Tables. Although the line distinguishing tables from figures (and even lists, on which see Section 5.5.2) can be somewhat blurry at times, generally speaking, tables show numerical and/or textual information in neatly arranged rows and columns that render the material visually accessible and allow it to be more easily compared, calculated and understood by readers than it could be were the same data simply described in text. The overall layout of a table, all the elements contained within it and the heading and notes that appear above and below it must be clear, concise, informative and accurate. This means that a table must use fonts, characters and symbols in sizes and styles that are highly legible and readily comprehensible (for some excellent examples of table formats, see the Publication Manual of the APA, 2010, pp.129–149; Tufte, 2001 provides guidance on designing tables that may also prove helpful). You may want to take advantage of automatic table functions in the software you are using to construct your tables, or you may prefer a more manual approach using tabs and spaces; your department or supervisor may have advice on which method is preferable. Rules (or lines) can be helpful for separating and clarifying the information presented in tables, and most tables are demarcated by head and tail (top and bottom) rules (note that the table heading should appear above the head rule and the table footnotes beneath the tail rule), but vertical rules are often frowned upon and even horizontal rules should be kept to a minimum. The length and position of any rules used should be appropriate so that they effectively separate and clarify the material presented.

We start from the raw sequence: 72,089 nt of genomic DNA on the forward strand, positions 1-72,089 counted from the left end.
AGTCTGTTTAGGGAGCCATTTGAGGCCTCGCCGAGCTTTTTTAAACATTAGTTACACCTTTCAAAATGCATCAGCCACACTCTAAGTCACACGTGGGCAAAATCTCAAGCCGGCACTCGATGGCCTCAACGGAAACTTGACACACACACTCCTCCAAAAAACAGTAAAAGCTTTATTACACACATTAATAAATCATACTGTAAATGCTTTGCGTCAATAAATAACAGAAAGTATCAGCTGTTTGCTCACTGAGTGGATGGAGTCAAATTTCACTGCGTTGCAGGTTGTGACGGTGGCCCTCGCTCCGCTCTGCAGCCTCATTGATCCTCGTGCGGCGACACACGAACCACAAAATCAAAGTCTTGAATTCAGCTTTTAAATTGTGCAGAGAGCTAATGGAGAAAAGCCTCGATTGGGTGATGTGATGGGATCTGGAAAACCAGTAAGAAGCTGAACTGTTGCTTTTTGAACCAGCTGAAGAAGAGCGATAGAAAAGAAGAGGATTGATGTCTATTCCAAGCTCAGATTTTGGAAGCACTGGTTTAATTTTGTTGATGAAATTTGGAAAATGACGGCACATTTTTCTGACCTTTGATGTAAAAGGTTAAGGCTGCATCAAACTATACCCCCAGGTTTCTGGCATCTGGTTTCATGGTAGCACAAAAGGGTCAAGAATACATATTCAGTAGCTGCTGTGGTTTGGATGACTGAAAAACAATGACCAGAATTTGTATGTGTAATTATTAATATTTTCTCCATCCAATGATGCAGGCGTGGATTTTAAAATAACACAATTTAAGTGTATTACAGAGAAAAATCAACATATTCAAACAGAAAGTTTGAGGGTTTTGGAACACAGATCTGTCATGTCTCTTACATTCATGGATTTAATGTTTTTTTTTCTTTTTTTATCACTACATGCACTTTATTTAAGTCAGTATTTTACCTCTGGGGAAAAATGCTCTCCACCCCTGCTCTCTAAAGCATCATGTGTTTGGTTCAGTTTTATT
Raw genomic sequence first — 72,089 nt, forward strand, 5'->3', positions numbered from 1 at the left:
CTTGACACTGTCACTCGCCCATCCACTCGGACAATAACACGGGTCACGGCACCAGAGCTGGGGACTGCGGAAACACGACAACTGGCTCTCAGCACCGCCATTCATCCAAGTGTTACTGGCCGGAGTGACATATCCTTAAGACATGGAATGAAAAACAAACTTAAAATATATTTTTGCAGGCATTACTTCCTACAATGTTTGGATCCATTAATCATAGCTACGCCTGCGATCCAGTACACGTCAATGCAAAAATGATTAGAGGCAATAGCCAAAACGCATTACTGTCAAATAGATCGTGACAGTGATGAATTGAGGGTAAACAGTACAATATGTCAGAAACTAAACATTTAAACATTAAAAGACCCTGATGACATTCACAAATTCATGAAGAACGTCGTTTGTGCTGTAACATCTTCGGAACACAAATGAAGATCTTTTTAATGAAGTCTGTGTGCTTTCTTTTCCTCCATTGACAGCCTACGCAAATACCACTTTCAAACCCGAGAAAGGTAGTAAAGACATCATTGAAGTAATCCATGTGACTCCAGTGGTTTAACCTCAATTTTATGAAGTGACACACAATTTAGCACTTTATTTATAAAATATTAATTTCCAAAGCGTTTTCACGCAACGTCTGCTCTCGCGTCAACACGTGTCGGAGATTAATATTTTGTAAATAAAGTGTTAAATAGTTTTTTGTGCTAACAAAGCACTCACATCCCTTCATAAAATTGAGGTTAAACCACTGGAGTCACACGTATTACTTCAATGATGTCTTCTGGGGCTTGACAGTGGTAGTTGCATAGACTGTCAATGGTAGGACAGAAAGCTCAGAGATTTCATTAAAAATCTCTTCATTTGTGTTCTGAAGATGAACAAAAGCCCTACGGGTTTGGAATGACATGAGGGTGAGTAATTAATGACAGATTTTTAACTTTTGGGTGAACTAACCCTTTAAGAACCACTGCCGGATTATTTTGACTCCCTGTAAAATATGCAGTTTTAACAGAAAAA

Each table included in a thesis should bear at its top a title or main heading that identifies the table by number and indicates exactly what the table shows; any repetition of the heading in the text of the thesis or in a list of tables (if included: see Section 1.1.9 and Section 4.6.2) should match that heading exactly. A table heading should be as short as possible, but detailed enough to explain briefly what the table contains and shows. ‘It should not furnish background information, repeat the column heads, or describe the results illustrated by the table. . . . Let the table give the facts; commentary can be offered in the text’ (Chicago Manual of Style, 2003, p.499). A full stop usually appears between the number and the heading – ‘Table 1. Demographic characteristics of study participants’ – but occasionally a colon is used instead, and no punctuation at all is quite common, especially if the table bears a double number (Table 2.1 Demographic characteristics of study participants), in which case an extra space (or two) is sometimes added after the last numeral. Only the initial letter of the first word of the heading is usually capitalised (as in the preceding sentence), along with any proper nouns, but alternatively all main words can bear capitals: ‘Table 1. Demographic Characteristics of Study Participants.’ Abbreviations should be avoided in table headings (as in all headings: see Section 6.1, and on abbreviations, Section 6.3) if at all possible, but if any nonstandard abbreviations also used in the table must appear in its heading, they can be defined parenthetically: ‘Table 1. Demographic characteristics of SPs (study participants)’ would be effective, for instance, though most nonstandard abbreviations in a table should be defined in the table footnotes (see my discussion below regarding abbreviations and footnotes in tables). Units that are used throughout a table can also be defined or explained in its heading – ‘Reaction time of study participants (in milliseconds)’ – and the logic governing the order in which material is presented in a table can also be briefly explained in the heading: ‘Spring wild flowers of the Fraser Valley (arranged according to blooming times).’ No full stop is required at the end of short table headings, but if a table heading runs to more than one sentence, a closing stop is appropriate, and if this is the case for one or more table headings, a full stop can be used to close all table headings so that consistency is maintained across all tables in the thesis.